Constructive trusts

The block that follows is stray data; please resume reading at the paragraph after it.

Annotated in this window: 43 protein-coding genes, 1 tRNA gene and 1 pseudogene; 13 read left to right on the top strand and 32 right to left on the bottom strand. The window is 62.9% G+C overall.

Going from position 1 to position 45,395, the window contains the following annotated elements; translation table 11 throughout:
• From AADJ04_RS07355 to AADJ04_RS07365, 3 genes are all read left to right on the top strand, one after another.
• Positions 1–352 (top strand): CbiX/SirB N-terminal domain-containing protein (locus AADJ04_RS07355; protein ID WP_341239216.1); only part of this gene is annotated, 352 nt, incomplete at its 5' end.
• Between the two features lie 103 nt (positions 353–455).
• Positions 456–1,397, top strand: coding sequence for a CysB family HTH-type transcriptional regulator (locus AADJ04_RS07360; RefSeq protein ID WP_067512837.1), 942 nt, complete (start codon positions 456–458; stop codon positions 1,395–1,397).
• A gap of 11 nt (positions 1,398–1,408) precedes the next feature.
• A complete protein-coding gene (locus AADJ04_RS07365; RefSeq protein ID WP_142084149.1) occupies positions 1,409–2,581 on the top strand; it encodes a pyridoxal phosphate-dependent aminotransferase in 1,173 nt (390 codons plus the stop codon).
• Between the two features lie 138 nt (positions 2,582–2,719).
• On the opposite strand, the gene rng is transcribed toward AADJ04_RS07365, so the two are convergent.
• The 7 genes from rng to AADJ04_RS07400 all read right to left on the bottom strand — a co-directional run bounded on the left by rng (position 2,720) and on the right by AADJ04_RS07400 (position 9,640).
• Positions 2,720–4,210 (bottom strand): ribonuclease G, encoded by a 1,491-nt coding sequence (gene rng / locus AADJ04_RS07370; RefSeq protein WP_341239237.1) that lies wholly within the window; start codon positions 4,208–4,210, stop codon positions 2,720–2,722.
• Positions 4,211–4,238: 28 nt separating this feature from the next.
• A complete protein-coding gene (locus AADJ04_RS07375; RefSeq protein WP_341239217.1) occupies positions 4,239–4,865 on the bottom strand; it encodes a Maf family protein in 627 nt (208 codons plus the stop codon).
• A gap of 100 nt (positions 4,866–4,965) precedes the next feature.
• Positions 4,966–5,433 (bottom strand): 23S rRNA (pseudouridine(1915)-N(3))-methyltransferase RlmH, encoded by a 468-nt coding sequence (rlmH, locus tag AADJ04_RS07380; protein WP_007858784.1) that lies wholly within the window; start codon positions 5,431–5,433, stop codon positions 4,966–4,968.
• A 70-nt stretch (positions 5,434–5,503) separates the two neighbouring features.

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Question A – constructive trusts Constructive trusts are Trusts that Arise By Operation of the Law (TABOLs). This means that the law has imposed these trusts under certain circumstances. The law automatically creates an equitable title for beneficiaries in the property of the legal owner. They, are then, distinct from intentional trusts (which the settlor creates himself by using his power of ownership to create a trust). Constructive trusts may be imposed by the law in three circumstances; where a vendor of property fails or refuses to execute the necessary documents to transfer legal title to the recipient, equity states that the vendor holds the property on constructive trust for the recipient from the moment the contract of sale is signed. Secondly, where legal title to property is transferred to a third party in breach of an existing trust, the recipient can be described as a constructive trustee so that the original beneficiary can still claim his equitable interest. Finally, a constructive trust arises where individuals acquire an interest in another’s property because of their “past dealings or relationship with the owner.”[1] This is the category which is relevant in this instance, and the most common one of its type is the constructive trust of the family home. In basic terms, a constructive trust of the family home arises where two people (usually spouses) cohabit, and although the legal title to the property is in the name of only one, the other relies on an informal agreement of joint ownership to his or her detriment. This party will acquire an equitable interest in the property under a constructive trust. The individual must show, however, that she has “altered her position in reliance upon the agreement … thereby acquiring an enforceable interest … by way either of a constructive trust or a proprietary estoppel” (Lloyds Bank plc v Rossett). The law alters the legal owner’s property rights in what is usually the most significant asset owned. Oakley’s comment (above) reflects an ambivalence within the legal profession towards the constructive trust as a whole, and in particular those of the family home. This is based upon the fact that it is a largely arbitrary device, imposed or withheld in each case on the merits of that case, based on a consideration of what is just and equitable. The constructive trust, then, is a creature of equity which seeks to bring justice where the strict letter of the law would deliver an unjust solution. By its nature, then, it is unpredictable, which accounts for the suspicion surrounding it. Added to this is the fact that the power of equity in this case has not been informed by entirely coherent principles. A constructive trust may be imposed subject to proof of three elements. The first of these is a bargain (or common intention). This can be express or implied; that is to say the courts may infer a common intention from the parties’ conduct (Gissing v Gissing,

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